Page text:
Wednesday, March 10, 2010

Dense reading of late

Much of my recent reading hasn't been easy to blog. I am trying (and succeeding) to read more international relations books and they are fairly narrow interest. Good books, but not for everyone to be sure. They are part of the broad category of nonfiction where good writing isn't enough for someone to read it. Certain authors, like John McPhee or Ted Conover or anyone who regularly writes for the Atlantic or the New Yorker, write thoughtful pieces and books about subjects that most people would find interesting.

If you are interested in national security policy making, then you will probably find Ivo Daalder and IM Destler's In the Shadow of the Oval Office a good read. The book is a study of evolving role of the National Security Adviser. The first was McGeorge Bundy, a fascinating character in himself and the subject of Kai Bird's fantastic Color of Truth. The initial role was strictly that of adviser, but it came to be associated with the National Security Council, an initially partisan group, but one that became more professionalized in the Bush 41/Clinton years. Thanks to its extra-constitutional status the role has morphed over the years and sometimes caused more trouble than good. The book assumes you are conversant with Cold War and post-Cold War politics and international relations.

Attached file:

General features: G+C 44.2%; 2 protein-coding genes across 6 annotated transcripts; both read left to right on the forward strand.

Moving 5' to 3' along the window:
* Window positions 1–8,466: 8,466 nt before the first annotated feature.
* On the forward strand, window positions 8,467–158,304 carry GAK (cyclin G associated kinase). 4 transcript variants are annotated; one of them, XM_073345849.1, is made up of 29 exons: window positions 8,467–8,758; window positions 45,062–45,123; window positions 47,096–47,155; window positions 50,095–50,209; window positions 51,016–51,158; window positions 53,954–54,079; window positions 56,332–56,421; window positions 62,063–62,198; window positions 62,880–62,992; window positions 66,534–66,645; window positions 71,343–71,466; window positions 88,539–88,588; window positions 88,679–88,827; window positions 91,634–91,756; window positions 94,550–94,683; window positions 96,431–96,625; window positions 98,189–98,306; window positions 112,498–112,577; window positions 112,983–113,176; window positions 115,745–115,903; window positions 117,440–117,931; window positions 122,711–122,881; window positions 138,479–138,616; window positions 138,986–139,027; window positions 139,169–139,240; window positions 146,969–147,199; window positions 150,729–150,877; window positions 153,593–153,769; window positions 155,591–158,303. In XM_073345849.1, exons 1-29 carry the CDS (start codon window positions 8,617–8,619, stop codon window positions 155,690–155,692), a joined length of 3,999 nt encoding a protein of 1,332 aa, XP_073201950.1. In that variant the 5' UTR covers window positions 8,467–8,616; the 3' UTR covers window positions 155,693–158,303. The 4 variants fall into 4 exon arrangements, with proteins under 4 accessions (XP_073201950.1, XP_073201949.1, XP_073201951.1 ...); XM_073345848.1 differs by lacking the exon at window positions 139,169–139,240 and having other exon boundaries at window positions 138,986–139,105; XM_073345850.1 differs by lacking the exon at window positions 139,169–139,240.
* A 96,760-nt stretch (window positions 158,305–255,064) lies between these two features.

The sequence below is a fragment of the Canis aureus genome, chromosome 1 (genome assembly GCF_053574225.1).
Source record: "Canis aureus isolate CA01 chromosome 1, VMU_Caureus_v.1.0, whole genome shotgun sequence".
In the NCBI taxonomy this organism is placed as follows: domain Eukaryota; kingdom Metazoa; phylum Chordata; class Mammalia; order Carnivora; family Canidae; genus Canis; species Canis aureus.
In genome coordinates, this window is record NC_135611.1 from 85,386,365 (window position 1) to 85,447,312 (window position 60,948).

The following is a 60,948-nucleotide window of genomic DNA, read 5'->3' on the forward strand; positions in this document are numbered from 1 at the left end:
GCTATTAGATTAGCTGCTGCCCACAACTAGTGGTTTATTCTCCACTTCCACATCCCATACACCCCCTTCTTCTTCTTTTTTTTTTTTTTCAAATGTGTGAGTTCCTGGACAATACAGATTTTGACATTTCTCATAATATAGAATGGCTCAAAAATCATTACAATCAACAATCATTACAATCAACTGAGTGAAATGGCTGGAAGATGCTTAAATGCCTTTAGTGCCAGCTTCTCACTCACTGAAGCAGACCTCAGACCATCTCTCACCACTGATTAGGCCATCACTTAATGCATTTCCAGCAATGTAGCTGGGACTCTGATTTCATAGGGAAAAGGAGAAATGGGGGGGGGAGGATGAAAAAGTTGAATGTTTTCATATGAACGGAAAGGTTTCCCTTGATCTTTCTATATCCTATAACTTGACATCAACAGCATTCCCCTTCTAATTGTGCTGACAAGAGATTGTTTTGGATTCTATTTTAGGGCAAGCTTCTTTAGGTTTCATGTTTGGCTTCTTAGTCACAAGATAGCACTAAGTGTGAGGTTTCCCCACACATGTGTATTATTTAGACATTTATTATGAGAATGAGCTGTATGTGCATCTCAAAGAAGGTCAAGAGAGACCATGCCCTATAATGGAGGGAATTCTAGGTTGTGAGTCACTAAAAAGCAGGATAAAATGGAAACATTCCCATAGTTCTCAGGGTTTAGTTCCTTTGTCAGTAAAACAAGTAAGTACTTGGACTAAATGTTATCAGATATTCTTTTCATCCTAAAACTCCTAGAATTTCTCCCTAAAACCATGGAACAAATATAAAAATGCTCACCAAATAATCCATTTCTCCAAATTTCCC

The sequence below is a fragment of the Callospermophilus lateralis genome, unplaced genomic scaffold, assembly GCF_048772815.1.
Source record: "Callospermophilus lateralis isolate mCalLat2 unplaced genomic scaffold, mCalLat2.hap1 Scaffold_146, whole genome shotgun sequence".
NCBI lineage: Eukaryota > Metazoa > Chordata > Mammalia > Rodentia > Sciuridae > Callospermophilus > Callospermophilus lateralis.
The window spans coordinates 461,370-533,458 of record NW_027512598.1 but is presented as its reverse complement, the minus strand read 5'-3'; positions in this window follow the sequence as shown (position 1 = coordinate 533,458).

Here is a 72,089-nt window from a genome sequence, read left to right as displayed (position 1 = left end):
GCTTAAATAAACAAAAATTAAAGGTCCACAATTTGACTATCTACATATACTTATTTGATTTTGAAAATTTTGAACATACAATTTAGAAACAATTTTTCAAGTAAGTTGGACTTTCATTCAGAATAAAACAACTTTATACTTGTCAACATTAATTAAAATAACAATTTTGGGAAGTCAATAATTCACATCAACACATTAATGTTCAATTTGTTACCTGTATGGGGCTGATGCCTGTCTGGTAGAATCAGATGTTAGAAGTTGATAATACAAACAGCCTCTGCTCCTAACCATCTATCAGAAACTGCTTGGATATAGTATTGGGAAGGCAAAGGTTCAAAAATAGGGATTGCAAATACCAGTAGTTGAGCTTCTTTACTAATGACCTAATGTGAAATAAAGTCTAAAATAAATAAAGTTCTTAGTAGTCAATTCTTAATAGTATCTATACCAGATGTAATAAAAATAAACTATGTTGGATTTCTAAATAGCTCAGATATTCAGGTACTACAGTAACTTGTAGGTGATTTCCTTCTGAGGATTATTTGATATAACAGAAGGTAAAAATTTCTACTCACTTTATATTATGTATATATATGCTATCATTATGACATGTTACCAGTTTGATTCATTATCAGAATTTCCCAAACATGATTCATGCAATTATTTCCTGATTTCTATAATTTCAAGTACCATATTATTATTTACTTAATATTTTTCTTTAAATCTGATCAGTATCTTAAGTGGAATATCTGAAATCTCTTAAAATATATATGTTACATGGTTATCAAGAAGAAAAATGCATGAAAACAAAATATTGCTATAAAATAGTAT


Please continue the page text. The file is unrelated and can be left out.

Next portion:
I am slowly working my way through the Accidental Guerrilla by David Kilcullen. This one is only for people quite interested in a detailed study of how counter-insurgency campaigns are waged. Kilcullen is a soldier and an academic so he combines rigor with on the ground experience. That experience includes work for Central Command in Iraq and Afghanistan and worked for the Australian military throughout South East Asia. The man packs more information in a paragraph than most writers pack in a page.

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